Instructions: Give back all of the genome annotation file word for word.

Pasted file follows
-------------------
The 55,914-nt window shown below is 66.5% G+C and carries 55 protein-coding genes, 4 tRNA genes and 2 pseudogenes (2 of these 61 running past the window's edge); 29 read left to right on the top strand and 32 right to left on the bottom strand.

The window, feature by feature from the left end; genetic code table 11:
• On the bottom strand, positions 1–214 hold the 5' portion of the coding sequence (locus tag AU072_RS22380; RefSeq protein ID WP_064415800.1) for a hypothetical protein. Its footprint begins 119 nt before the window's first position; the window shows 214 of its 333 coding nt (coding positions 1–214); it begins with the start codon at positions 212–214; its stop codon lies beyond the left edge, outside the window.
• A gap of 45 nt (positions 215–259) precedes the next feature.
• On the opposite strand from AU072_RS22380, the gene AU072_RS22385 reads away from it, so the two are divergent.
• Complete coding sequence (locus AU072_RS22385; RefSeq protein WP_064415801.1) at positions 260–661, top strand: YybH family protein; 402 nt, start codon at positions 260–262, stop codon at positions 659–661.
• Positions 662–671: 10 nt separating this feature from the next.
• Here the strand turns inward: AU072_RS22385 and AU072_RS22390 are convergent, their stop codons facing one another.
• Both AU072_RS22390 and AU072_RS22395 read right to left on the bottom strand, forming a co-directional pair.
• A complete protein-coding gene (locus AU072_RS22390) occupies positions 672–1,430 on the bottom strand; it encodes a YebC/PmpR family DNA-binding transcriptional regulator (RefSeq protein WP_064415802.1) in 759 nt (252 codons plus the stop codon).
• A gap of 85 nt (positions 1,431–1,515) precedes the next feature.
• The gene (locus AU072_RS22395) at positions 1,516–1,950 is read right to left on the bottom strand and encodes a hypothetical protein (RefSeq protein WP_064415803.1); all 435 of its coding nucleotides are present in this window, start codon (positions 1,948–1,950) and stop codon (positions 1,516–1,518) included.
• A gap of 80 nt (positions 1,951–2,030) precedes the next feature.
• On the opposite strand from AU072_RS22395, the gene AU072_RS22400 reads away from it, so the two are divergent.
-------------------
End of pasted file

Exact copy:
The 55,914-nt window shown below is 66.5% G+C and carries 55 protein-coding genes, 4 tRNA genes and 2 pseudogenes (2 of these 61 running past the window's edge); 29 read left to right on the top strand and 32 right to left on the bottom strand.

The window, feature by feature from the left end; genetic code table 11:
• On the bottom strand, positions 1–214 hold the 5' portion of the coding sequence (locus tag AU072_RS22380; RefSeq protein ID WP_064415800.1) for a hypothetical protein. Its footprint begins 119 nt before the window's first position; the window shows 214 of its 333 coding nt (coding positions 1–214); it begins with the start codon at positions 212–214; its stop codon lies beyond the left edge, outside the window.
• A gap of 45 nt (positions 215–259) precedes the next feature.
• On the opposite strand from AU072_RS22380, the gene AU072_RS22385 reads away from it, so the two are divergent.
• Complete coding sequence (locus AU072_RS22385; RefSeq protein WP_064415801.1) at positions 260–661, top strand: YybH family protein; 402 nt, start codon at positions 260–262, stop codon at positions 659–661.
• Positions 662–671: 10 nt separating this feature from the next.
• Here the strand turns inward: AU072_RS22385 and AU072_RS22390 are convergent, their stop codons facing one another.
• Both AU072_RS22390 and AU072_RS22395 read right to left on the bottom strand, forming a co-directional pair.
• A complete protein-coding gene (locus AU072_RS22390) occupies positions 672–1,430 on the bottom strand; it encodes a YebC/PmpR family DNA-binding transcriptional regulator (RefSeq protein WP_064415802.1) in 759 nt (252 codons plus the stop codon).
• A gap of 85 nt (positions 1,431–1,515) precedes the next feature.
• The gene (locus AU072_RS22395) at positions 1,516–1,950 is read right to left on the bottom strand and encodes a hypothetical protein (RefSeq protein WP_064415803.1); all 435 of its coding nucleotides are present in this window, start codon (positions 1,948–1,950) and stop codon (positions 1,516–1,518) included.
• A gap of 80 nt (positions 1,951–2,030) precedes the next feature.
• On the opposite strand from AU072_RS22395, the gene AU072_RS22400 reads away from it, so the two are divergent.